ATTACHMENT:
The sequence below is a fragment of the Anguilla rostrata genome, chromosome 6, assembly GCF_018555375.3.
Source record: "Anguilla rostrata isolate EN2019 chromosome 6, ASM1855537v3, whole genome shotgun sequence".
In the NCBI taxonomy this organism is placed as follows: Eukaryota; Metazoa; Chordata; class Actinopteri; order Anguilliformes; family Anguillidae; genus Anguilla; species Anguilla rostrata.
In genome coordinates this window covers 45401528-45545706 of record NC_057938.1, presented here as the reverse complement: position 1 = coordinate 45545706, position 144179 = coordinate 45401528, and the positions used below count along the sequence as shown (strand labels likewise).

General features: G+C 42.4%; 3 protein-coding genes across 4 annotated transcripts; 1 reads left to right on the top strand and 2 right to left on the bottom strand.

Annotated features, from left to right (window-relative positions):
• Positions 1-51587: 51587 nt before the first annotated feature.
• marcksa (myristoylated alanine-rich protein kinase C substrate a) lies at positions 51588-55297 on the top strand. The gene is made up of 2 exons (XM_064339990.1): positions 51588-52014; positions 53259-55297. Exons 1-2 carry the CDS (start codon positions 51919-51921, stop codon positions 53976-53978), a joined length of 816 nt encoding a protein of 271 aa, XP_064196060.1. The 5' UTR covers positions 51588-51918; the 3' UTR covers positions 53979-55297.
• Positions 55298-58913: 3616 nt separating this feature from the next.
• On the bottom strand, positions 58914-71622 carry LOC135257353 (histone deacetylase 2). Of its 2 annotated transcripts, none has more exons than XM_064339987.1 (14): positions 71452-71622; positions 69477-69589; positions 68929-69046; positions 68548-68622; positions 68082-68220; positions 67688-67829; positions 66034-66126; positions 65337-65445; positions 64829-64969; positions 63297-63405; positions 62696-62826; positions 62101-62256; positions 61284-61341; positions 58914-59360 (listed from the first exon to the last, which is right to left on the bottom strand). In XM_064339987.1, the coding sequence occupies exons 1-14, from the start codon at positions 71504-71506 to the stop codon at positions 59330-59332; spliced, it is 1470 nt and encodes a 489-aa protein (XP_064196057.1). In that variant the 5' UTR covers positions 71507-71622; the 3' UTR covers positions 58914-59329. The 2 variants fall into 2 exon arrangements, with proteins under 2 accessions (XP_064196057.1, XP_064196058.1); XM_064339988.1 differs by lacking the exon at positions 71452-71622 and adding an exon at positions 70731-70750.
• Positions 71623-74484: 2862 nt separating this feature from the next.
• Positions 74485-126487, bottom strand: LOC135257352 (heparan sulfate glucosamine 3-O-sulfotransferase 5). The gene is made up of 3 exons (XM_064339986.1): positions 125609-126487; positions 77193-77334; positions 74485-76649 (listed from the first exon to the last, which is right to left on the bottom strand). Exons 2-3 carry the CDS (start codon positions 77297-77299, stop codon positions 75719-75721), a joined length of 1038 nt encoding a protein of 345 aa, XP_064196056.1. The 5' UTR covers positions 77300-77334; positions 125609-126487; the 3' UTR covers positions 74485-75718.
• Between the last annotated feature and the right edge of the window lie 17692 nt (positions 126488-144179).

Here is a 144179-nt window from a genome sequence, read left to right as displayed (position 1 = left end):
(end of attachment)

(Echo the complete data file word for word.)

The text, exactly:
The sequence below is a fragment of the Anguilla rostrata genome, chromosome 6, assembly GCF_018555375.3.
Source record: "Anguilla rostrata isolate EN2019 chromosome 6, ASM1855537v3, whole genome shotgun sequence".
In the NCBI taxonomy this organism is placed as follows: Eukaryota; Metazoa; Chordata; class Actinopteri; order Anguilliformes; family Anguillidae; genus Anguilla; species Anguilla rostrata.
In genome coordinates this window covers 45401528-45545706 of record NC_057938.1, presented here as the reverse complement: position 1 = coordinate 45545706, position 144179 = coordinate 45401528, and the positions used below count along the sequence as shown (strand labels likewise).

General features: G+C 42.4%; 3 protein-coding genes across 4 annotated transcripts; 1 reads left to right on the top strand and 2 right to left on the bottom strand.

Annotated features, from left to right (window-relative positions):
• Positions 1-51587: 51587 nt before the first annotated feature.
• marcksa (myristoylated alanine-rich protein kinase C substrate a) lies at positions 51588-55297 on the top strand. The gene is made up of 2 exons (XM_064339990.1): positions 51588-52014; positions 53259-55297. Exons 1-2 carry the CDS (start codon positions 51919-51921, stop codon positions 53976-53978), a joined length of 816 nt encoding a protein of 271 aa, XP_064196060.1. The 5' UTR covers positions 51588-51918; the 3' UTR covers positions 53979-55297.
• Positions 55298-58913: 3616 nt separating this feature from the next.
• On the bottom strand, positions 58914-71622 carry LOC135257353 (histone deacetylase 2). Of its 2 annotated transcripts, none has more exons than XM_064339987.1 (14): positions 71452-71622; positions 69477-69589; positions 68929-69046; positions 68548-68622; positions 68082-68220; positions 67688-67829; positions 66034-66126; positions 65337-65445; positions 64829-64969; positions 63297-63405; positions 62696-62826; positions 62101-62256; positions 61284-61341; positions 58914-59360 (listed from the first exon to the last, which is right to left on the bottom strand). In XM_064339987.1, the coding sequence occupies exons 1-14, from the start codon at positions 71504-71506 to the stop codon at positions 59330-59332; spliced, it is 1470 nt and encodes a 489-aa protein (XP_064196057.1). In that variant the 5' UTR covers positions 71507-71622; the 3' UTR covers positions 58914-59329. The 2 variants fall into 2 exon arrangements, with proteins under 2 accessions (XP_064196057.1, XP_064196058.1); XM_064339988.1 differs by lacking the exon at positions 71452-71622 and adding an exon at positions 70731-70750.
• Positions 71623-74484: 2862 nt separating this feature from the next.
• Positions 74485-126487, bottom strand: LOC135257352 (heparan sulfate glucosamine 3-O-sulfotransferase 5). The gene is made up of 3 exons (XM_064339986.1): positions 125609-126487; positions 77193-77334; positions 74485-76649 (listed from the first exon to the last, which is right to left on the bottom strand). Exons 2-3 carry the CDS (start codon positions 77297-77299, stop codon positions 75719-75721), a joined length of 1038 nt encoding a protein of 345 aa, XP_064196056.1. The 5' UTR covers positions 77300-77334; positions 125609-126487; the 3' UTR covers positions 74485-75718.
• Between the last annotated feature and the right edge of the window lie 17692 nt (positions 126488-144179).

Here is a 144179-nt window from a genome sequence, read left to right as displayed (position 1 = left end):